A fast Fourier transform based direct solver for the Helmholtz problem

09/11/2018 ∙ by Jari Toivanen, et al. ∙ Jyväskylän yliopisto 0

This paper is devoted to the efficient numerical solution of the Helmholtz equation in a two- or three-dimensional rectangular domain with an absorbing boundary condition (ABC). The Helmholtz problem is discretized by standard bilinear and trilinear finite elements on an orthogonal mesh yielding a separable system of linear equations. The main key to high performance is to employ the Fast Fourier transform (FFT) within a fast direct solver to solve the large separable systems. Numerical results for both two- and three-dimensional problems are presented confirming the efficiency of the method discussed.

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1. Introduction

This work presents an efficient fast direct solver employing FFT for the Helmholtz equation

(1)

in a rectangular domain with absorbing boundary conditions (ABCs). Here, denotes the wave number, which is assumed to be a constant. This condition is valid for homogeneous media. For example, the iterative solution techniques for acoustic scattering by objects in homogeneous and layered media considered in [10, 12] leads a sequence of such problems. In this work, we derive the fast solver for the case of having a first-order ABC imposed. However, the same method can be used for the second-order ABCs employed in [10]. These ABCs are the time-harmonic counterpart of the ABCs for the wave equation considered in [1]. Moreover, the solver can be used also for problems with Robin boundary conditions, which essentially broadens its applicability. Solving the Helmholtz equation is in general difficult or impossible to solve efficiently with most numerical methods. Difficulties related to the numerical solution of time-harmonic Helmholtz equations are discussed for instance in [19].

The numerical method proposed in this work is a fast direct solver, which is applicable for problems posed in rectangular domains and having suitable tensor product form matrices. This kind of diagonalization technique has already been proposed in

[14]. However, we use FFT and sparsity in order to implement it efficiently. For example, bilinear or trilinear finite element discretizations employed in this paper lead to matrices with such suitable tensor product form. Also the fourth-order accurate modified versions of these elements [7] are applicable with the solver. To improve the efficiency this method employs FFT instead of cyclic reduction. Several other fast direct solvers for elliptic problems in rectangular domains are discussed, e.g., in [17].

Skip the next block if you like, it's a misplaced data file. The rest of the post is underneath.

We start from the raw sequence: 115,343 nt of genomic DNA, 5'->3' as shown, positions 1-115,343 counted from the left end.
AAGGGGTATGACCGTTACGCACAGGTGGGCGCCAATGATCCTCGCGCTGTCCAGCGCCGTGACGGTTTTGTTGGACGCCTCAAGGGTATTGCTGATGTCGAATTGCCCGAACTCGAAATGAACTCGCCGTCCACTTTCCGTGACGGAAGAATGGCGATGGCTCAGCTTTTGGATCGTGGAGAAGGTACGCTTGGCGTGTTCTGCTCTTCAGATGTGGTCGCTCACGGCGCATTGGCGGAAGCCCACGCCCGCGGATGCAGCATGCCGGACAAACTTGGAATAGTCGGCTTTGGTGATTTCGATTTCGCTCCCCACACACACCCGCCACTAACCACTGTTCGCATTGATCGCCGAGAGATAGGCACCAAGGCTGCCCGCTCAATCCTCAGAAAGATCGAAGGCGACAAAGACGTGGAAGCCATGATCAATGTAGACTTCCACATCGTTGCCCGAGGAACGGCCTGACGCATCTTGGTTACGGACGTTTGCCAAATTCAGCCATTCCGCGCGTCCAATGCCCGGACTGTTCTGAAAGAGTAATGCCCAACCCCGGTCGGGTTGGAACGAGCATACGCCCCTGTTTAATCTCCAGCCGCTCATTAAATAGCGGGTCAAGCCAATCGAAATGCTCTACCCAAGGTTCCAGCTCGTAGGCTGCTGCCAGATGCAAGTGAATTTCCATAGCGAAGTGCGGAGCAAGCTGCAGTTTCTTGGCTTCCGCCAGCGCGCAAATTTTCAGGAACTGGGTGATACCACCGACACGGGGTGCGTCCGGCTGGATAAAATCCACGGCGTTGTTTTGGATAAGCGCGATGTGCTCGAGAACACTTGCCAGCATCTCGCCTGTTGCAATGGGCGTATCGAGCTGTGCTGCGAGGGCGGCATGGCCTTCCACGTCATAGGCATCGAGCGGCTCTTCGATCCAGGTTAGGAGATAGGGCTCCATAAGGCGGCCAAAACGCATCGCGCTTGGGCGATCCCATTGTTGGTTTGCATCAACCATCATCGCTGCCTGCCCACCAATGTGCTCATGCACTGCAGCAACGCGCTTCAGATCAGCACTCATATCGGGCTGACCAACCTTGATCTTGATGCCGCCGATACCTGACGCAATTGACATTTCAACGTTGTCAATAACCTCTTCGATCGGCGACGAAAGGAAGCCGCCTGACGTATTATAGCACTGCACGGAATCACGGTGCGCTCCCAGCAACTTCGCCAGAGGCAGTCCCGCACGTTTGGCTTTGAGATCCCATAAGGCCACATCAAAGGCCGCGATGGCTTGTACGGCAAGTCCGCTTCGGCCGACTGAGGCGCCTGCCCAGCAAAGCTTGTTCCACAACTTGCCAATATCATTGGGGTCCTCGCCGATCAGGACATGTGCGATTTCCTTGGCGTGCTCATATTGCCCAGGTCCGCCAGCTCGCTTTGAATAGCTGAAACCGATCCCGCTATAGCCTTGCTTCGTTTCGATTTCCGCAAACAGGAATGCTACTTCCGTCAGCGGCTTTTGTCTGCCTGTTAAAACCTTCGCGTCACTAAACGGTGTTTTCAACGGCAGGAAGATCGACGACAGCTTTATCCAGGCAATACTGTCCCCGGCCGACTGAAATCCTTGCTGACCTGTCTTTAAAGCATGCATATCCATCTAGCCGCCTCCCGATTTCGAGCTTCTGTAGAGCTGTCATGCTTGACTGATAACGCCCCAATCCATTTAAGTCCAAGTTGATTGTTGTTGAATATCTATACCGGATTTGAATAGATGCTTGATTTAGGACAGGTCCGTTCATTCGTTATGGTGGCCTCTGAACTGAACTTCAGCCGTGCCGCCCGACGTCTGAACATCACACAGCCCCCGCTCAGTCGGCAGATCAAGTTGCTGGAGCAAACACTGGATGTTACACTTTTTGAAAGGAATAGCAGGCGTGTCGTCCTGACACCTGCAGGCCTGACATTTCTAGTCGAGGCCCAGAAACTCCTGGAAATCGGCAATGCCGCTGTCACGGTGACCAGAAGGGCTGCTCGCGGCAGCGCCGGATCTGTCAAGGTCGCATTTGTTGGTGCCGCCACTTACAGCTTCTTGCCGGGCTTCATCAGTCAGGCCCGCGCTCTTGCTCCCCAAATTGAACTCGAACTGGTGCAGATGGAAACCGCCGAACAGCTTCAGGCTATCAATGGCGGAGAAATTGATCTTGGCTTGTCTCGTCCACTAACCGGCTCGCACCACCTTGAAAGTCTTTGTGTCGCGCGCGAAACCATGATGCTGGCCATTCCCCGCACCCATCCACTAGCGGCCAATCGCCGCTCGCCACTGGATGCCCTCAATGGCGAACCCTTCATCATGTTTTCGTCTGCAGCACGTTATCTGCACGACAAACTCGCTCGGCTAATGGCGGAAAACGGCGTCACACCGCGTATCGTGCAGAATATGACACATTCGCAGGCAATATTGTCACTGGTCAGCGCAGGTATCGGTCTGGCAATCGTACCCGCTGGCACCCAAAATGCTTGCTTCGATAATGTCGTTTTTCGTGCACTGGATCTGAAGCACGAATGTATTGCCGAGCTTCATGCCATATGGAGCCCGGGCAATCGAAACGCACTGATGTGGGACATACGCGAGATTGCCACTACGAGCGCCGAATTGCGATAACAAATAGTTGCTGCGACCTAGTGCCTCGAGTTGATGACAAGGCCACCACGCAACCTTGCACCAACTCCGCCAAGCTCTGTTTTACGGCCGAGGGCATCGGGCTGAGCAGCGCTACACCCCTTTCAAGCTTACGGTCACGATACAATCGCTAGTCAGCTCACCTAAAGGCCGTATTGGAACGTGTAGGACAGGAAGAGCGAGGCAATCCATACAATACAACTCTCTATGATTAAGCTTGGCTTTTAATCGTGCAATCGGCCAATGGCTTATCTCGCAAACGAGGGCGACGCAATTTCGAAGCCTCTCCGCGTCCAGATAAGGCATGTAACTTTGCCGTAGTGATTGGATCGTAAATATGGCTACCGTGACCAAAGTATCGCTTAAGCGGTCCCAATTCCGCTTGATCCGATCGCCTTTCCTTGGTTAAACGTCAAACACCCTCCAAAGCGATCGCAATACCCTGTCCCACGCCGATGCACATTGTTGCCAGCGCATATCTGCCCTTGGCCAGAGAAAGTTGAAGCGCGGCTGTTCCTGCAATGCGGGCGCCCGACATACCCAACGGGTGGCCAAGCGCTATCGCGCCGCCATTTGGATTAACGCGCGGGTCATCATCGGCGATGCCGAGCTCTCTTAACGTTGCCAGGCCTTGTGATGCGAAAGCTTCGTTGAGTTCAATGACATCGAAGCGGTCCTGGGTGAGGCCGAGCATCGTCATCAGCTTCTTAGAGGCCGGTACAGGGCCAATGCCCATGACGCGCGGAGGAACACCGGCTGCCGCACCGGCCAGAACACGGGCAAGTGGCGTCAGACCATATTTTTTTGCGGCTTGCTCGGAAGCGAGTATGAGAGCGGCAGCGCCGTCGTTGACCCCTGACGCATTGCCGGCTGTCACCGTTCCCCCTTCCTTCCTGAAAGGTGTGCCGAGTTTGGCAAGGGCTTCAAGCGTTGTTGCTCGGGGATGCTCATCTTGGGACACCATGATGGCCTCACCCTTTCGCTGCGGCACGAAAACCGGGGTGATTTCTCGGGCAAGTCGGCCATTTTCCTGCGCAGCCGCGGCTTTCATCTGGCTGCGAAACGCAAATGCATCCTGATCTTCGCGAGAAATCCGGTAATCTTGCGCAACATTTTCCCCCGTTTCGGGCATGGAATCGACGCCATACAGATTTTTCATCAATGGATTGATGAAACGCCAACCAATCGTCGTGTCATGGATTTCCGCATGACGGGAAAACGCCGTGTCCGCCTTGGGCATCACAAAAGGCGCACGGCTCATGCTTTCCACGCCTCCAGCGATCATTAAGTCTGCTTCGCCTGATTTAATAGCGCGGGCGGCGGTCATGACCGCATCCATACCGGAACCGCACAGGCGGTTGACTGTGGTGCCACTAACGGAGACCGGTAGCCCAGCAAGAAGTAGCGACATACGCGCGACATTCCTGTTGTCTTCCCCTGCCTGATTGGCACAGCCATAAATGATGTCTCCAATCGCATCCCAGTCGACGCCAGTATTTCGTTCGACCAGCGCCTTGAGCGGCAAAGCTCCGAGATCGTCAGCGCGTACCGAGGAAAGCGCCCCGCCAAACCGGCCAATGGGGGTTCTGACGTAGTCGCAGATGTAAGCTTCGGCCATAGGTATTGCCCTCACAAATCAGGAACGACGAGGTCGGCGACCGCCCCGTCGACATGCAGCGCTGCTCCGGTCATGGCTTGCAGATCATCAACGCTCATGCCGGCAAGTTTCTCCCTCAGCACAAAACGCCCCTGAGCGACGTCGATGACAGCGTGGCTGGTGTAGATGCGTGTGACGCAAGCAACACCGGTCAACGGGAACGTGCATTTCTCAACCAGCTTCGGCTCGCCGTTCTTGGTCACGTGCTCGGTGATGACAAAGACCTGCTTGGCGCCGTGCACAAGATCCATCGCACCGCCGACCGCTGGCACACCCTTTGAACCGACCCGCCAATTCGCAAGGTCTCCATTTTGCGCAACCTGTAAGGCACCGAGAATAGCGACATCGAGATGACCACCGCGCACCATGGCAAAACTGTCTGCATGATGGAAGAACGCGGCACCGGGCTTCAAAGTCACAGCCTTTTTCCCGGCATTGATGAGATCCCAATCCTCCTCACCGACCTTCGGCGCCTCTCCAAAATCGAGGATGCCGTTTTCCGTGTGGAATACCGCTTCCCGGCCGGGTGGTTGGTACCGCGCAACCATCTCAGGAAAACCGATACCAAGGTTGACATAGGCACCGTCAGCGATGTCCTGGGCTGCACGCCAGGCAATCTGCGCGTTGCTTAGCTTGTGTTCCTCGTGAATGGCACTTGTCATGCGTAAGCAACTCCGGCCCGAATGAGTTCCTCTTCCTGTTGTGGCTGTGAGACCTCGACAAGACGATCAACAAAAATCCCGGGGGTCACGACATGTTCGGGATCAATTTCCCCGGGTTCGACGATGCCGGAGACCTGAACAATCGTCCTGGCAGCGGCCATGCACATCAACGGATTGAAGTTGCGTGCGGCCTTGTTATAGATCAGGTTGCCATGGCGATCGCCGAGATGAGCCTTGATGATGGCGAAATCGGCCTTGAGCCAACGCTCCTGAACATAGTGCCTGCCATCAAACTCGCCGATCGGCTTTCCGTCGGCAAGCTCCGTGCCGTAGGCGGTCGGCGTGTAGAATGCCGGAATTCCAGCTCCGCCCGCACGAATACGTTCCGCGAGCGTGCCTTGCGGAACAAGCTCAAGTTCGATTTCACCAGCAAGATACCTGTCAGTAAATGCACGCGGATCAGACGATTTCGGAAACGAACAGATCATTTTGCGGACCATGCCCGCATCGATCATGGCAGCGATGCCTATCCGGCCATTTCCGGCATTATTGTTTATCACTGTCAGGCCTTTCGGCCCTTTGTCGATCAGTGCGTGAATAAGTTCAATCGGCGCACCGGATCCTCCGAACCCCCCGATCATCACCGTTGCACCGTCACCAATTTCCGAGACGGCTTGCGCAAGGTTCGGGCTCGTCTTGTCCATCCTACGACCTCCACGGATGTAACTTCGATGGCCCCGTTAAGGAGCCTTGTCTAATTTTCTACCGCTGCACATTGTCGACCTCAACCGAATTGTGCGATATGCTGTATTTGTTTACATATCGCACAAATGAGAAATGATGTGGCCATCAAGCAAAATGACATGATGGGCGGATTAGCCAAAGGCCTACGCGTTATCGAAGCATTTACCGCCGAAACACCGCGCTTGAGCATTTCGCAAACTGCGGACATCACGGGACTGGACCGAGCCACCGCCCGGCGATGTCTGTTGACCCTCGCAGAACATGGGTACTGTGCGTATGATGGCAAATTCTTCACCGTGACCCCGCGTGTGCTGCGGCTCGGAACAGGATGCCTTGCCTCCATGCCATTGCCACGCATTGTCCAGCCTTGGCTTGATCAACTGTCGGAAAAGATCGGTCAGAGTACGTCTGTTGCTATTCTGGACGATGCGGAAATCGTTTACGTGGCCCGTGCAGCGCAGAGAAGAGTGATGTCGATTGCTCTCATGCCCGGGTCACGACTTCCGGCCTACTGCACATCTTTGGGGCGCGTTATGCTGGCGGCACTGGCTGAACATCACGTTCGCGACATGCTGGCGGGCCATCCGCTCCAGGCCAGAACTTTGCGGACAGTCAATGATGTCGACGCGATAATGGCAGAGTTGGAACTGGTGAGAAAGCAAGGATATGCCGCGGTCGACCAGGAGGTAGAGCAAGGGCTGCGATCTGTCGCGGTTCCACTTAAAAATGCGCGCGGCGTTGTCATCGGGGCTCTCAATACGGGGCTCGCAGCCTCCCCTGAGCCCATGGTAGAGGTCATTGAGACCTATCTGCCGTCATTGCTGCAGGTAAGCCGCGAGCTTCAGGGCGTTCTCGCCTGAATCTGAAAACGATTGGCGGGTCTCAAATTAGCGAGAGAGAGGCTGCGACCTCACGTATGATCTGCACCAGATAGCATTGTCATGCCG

The fast direct solvers can be used as efficient preconditioners in the iterative solution of problems in more general domains, see [3, 11]. Other methods, which are based on an equivalent formulation of the original problem to enable preconditioning with fast direct methods, are referred to as fictitious domain, domain imbedding, or capacitance matrix methods, and they have been successfully applied also to acoustic scattering problems for instance in [6, 8, 9, 11] as well as to scattering problems with multiple right-hand sides, where a specific method for such problems is considered, for example, in [18].

A different fast direct solver for the Helmholtz equation (1) has already been presented in [10], where cyclic reduction techniques are used in the solution procedure. In [10], the application of a specific cyclic reduction-type fast direct method is presented, called the partial solution variant of the cyclic reduction (PSCR) method, to the solution of the Helmholtz equation [15, 16, 20] and its computational efficiency is demonstrated. For three-dimensional problems, a general fast direct solver like the PSCR has excellent parallel scalability, see [16]. However, the use of FFT over cyclic reduction techniques is preferable, since FFT is generally faster. That is partly due to very fast implementations of FFT.

The reason for not applying FFT previously was that the ABCs prevent the diagonalization using FFT. The following three steps describe the basic idea to solve this problem and are discussed in more detail in this work:

  1. Some of the boundary conditions are changed on the ABC part of the boundary to be of periodic type. This modified problem can be solved now with an FFT solver.

  2. Since the boundary conditions have been changed to periodic ones, the residual vector is computed due to these incorrect boundary conditions. This has nonzero components only on the boundary parts, where we have changed the boundary conditions. The correction is computed by solving a problem with the original matrix, where the right-hand side vector is the residual. Only the component of the correction which lie on the changed boundaries are computed. For this the so-called partial solution problem a special technique exists, see

    [2, 10, 13, 16] for example. Due to sparsity of the vectors the solution requires only or operations in case of two or three dimensions, respectively, where is the total number of unknowns. After this step, the correct boundary values are known.